|Photo by: left-hand (creative commons)|
My heart did not swell that first moment. I felt the amazement of a new life but my heart was numb. I felt blank. Wasn't this supposed to be that moment when a mother feels overwhelming love for her child? As I examined the small fingers and toes, I wondered when or if the moment would come. Why was my heart not filling up with the sweetness and innocence of a very first meeting? She was God's perfection personified. Thick burgundy hair framed a cherub's face. Her breath warm and syrupy. I inhaled her. She studied me trying to decide what kind of mother she been given. Was I kind and loving or cold and stoic? I couldn't answer those questions as I didn't know the answers myself. It was almost as if the child was suddenly ancient and I could sense her deep understanding of the world. All I knew was that my life would never be the same. An excess of hormones and narcotics blocked further clarity.
"What is her name?" asked one of the nurses in the room. The voice led me out of the thick fog.
I glanced at the child's father hoping for a glimmer of recognition. Was this the child we called Maybe Maddie? Maybe, maybe not. I did not know. This baby was unfamiliar to me. I did not know her.
"Are you Maybe Maddie?" I asked my daughter, expecting a flicker of approval but getting a sleepy yawn.
"I believe she is" my husband answered for the child at my breast.
Maybe Maddie. The redhead girl we dreamt would be our daughter was here and on her own time. That was way she would do everything - on her own time. I did not believe the child was ready to come. She was 2 weeks, 6 days early and just barely to term. Her daddy and I firmly believe we know what happened.
Our Maybe Maddie poked too hard and accidentally broke her bubble world. As the warm bath water drained all around her, Maybe Maddie cursed, "Oh crap!" Then she panicked, "Put it back! I didn't mean to! Uh oh! Here I go!" She began her new life.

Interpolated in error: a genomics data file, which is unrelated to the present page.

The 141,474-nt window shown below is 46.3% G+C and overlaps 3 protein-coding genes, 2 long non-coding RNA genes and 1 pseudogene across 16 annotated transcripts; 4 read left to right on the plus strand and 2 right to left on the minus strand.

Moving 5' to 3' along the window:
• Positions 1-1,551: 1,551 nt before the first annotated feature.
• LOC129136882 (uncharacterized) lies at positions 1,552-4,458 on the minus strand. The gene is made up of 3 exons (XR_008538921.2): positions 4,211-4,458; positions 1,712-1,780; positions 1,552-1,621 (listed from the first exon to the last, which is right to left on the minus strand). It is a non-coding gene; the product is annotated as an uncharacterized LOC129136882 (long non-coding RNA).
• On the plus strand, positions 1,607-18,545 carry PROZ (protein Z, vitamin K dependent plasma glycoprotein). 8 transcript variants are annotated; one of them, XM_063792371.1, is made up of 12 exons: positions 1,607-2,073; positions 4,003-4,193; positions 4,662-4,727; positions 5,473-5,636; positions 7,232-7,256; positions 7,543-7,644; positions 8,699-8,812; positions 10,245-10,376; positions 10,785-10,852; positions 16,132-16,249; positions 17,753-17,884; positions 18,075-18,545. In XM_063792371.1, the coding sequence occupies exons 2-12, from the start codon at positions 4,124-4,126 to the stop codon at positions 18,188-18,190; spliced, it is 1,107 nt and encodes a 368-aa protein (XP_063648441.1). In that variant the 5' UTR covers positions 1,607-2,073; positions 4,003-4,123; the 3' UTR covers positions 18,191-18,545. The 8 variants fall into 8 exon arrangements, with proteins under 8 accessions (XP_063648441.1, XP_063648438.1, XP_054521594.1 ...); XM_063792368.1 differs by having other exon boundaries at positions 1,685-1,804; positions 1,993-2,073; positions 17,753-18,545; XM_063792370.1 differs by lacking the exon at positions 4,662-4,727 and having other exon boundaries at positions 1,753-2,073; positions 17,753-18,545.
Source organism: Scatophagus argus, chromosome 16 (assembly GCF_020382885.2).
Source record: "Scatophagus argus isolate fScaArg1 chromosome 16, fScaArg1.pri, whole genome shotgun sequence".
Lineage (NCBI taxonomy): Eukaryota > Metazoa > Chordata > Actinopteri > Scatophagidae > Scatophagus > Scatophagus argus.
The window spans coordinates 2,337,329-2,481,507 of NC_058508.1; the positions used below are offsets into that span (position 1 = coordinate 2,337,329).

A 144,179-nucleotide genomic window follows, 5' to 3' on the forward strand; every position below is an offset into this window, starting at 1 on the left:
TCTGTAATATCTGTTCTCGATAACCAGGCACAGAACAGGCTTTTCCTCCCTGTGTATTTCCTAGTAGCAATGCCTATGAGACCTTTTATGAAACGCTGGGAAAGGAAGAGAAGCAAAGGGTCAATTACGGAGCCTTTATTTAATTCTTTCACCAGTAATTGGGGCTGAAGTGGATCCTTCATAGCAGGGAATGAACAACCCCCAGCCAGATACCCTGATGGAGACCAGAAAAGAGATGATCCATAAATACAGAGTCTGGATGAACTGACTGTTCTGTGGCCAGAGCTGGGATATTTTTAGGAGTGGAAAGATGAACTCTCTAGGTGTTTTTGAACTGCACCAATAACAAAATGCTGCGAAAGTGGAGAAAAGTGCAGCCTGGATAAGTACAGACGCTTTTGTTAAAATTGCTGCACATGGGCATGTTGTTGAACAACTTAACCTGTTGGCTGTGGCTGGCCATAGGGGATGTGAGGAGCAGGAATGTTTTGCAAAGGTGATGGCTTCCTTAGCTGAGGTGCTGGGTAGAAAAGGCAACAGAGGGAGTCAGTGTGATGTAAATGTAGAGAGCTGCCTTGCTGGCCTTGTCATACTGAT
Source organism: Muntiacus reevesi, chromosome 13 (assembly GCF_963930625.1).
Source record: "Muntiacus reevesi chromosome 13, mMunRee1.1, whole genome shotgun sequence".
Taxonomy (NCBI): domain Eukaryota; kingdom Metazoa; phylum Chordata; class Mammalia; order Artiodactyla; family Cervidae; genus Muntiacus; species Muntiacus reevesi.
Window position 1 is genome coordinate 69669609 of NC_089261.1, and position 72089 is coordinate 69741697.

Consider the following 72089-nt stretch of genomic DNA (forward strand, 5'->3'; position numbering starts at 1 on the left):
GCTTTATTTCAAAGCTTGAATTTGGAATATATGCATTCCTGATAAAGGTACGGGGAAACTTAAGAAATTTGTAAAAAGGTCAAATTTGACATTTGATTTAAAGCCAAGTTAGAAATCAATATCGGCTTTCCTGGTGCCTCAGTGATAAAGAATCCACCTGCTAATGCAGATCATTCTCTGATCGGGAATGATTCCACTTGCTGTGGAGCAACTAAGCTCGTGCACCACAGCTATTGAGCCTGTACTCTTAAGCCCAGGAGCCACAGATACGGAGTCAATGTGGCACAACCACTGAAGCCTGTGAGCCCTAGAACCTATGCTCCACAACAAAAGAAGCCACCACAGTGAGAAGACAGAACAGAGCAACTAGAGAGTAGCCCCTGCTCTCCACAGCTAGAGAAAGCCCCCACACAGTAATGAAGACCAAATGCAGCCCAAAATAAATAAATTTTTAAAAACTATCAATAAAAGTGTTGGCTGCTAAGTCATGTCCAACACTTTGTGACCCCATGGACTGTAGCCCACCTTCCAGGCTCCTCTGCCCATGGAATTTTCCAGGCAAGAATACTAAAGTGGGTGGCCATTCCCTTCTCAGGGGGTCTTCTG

Every bit of confidence disappeared once I saw that tiny pink squirmy screaming being. “Are they really going to send her home with us?" I asked my husband.
He smiled and then gave a look of worry. “Yes. I think we’re in charge now.” He sat. “It shouldn't be too bad. We just have to keep her alive and love her.”
“Now comes the happiness,” I thought as we came home - a family of three. I waited. I cried. “Where is the happy excitement of a new baby?” I questioned myself, too ashamed to admit the truth.
It didn't help that Maybe Maddie was colicky. Maybe Maddie cried and ate and cried. Finally, she slept. I slept. I ate. I cried. The phone did not ring. No one called to ask what we needed. I asked. No one responded. So, I sat waiting for the joy to find me. After several days, it became apparent that joy wasn't really even looking for us. One morning, I waited on the couch with a wriggly unhappy baby. I called the pediatrician's office at exactly 8:30 am. “Come right away,” said the voice on the phone.
"She's perfectly healthy." the nurse sat in front of me and studied me. "Oh! Poor Dear." She said, "Motherhood isn't exactly what you expected, is it?"
When we got home, I bundled up Maybe Maddie and we walked. I looked for joy. Maybe Maddie cried some more. We ate lunch and we got in the car. I drove and drove. Maybe Maddie slept and peace found me. This became our new life. We woke up. We ate breakfast. We bundled up and we walked. When I couldn't take any more crying from Maybe Maddie, we drove and Maybe Maddie slept.
Finally, a break. One day, after our walk, Maybe Maddie made a sound that wasn't screaming. I looked down into the stroller to find a happy smiling plump baby. I cried. I ate. I slept. Maybe Maddie smiled. She laughed and she played. I wish I could say I remember the exact moment I realized my heart was full. My memory has so many blank spots. I didn't know what to call it. Doctors call it Postpartum Depression. My mother said it was the Baby Blues. Maybe Maddie patiently nursed me slowly nourishing me with that magical elixir - her sweet baby breath. As I inhaled, I was filled fill light. The darkness was gone. My
tears dried and I was content. That’s when I knew I had always loved her.
That’s when the joy came.
Love can find us in many different ways. How has love found you?
Kirsten is a writer, mommy and a woman trying to have it all or as much of it as possible. She is currently working on a book about her grandparents’ oral history. Kirsten blogs at www.eatingneonyogurt.com exploring motherhood, faith and her quest to shave her head for children’s cancer research. When
Kirsten isn't writing, she loves to cook, read and she spends entirely too much time chasing her 3 year